To find, for example, the orthogonal projection matrix onto the plane: $$x-y-z = 0$$ ... we would choose two independent vectors that lie on the plane, use them as columns of a matrix A, and use the following equation:

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As I understand it, this works because this matrix essentially projects onto the column space of A, but given how we have created matrix A, the column space of the matrix is exactly equal to the plane of interest.

However, does this method still apply for planes not passing through the origin?

Because as far as I know, column space (when it is a 2D subspace of $R^3$) is a plane through the origin. So, if you take two independent vectors on a plane not passing through the origin, and come up with an orthogonal projection matrix as I have described, surely that matrix would project onto a plane that is through the origin (the column space of A), and not the intended plane (albeit the two planes would have the same basis/direction vectors)?

Am I missing something here?

  • 3
    $\begingroup$ Projections onto affine spaces (e.g. planes not containing the origin) are not linear transformations (e.g. note that $0$ is not mapped to $0$) and cannot be expressed as $f(v) = Pv$ for some matrix $P$. $\endgroup$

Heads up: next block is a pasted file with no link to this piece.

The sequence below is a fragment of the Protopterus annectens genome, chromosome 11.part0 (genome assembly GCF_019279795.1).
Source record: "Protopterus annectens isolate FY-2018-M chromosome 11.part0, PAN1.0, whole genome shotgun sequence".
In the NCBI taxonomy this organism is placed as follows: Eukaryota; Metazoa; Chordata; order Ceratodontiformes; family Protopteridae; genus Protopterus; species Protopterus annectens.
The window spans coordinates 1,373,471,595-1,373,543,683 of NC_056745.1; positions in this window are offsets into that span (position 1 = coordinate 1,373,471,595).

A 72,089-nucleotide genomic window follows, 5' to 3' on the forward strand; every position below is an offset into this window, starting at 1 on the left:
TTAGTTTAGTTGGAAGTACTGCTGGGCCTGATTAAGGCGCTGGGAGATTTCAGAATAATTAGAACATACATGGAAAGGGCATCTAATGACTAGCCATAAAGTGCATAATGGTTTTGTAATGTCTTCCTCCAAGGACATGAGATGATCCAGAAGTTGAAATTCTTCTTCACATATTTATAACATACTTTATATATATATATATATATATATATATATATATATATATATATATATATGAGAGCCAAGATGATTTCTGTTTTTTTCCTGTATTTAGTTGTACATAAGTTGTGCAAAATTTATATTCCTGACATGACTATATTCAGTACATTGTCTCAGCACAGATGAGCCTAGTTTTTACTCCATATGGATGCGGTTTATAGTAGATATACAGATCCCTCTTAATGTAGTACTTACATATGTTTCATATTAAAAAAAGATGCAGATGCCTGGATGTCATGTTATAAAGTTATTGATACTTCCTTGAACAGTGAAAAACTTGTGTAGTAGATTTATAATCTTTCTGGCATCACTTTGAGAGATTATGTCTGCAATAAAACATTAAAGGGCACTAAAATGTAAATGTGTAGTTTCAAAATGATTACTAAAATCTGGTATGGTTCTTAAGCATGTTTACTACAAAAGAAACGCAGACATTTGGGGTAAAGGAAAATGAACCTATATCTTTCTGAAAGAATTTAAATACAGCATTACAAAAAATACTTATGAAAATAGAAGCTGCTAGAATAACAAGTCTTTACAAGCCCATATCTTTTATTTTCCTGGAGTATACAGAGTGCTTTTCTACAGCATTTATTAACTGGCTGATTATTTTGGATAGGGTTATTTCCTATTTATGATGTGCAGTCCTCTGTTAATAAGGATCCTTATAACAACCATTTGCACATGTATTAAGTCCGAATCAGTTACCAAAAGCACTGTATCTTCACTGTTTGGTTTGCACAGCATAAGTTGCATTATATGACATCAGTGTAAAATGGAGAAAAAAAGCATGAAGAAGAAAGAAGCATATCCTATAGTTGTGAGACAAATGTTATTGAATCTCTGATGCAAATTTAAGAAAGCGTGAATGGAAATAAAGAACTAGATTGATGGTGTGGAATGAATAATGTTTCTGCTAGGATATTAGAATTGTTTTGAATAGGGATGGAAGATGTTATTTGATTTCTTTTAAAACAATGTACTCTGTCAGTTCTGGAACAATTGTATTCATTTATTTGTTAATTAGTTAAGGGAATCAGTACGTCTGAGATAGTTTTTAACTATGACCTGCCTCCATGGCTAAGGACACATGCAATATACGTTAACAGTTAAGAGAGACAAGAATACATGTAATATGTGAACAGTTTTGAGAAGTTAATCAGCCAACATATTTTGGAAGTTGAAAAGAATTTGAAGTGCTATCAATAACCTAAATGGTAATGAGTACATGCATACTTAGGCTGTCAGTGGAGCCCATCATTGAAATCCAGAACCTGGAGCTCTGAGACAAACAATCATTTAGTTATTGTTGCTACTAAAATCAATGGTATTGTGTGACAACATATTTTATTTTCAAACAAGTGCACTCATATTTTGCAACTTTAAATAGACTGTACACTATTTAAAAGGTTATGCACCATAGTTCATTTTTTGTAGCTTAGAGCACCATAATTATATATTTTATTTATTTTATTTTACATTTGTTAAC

– angryavian
    Jun 3, 2022 at 21:59
  • 1
    $\begingroup$ A common way of dealing with this non-linearity is to conjugate by a translation map. Pick some individual point $\vec{x}_0$ in the plane, and two linearly independent direction vectors parallel to the plane (i.e. vectors between two points in the plane). Compute the matrix $P$ with these two direction vectors. Then, the projection onto the plane (not through the origin) of a vector $\vec{x}$ is given by $P(\vec{x} - \vec{x}_0) + \vec{x}_0$. $\endgroup$ Jun 3, 2022 at 22:19

1 Answer 1


If the plane equation is

$ n^T (r - r_0) = 0 $

Then let

$ A = [u_1, u_2] $

where $n \cdot u_1 = n \cdot u_2 = 0 $ and $u_1 $ and $u_2$ are linearly independent.

Then the projection of a point $P$ onto the plane is

$ \text{Proj}(P) = r_0 + A (A^T A)^{-1} A^T (P - r_0) $

To derive this formula, note that

$ r = r_0 + A u $

where $ u \in \mathbb{R}^2 $. Since we want $r$ to be the projection of $P$ onto the plane, then

$ P - r $ is perpendicular to the plane, i.e. perpendicular to $u_1$ and $u_2$, therefore,

$ A^T (P - r_0 - A u) = 0 $

From which

$ u = (A^T A)^{-1} A^T (P - r_0)$


$ \text{Proj}(P) = r = r_0 + A u = r_0 + A (A^T A)^{-1} A^T ( P - r_0) $


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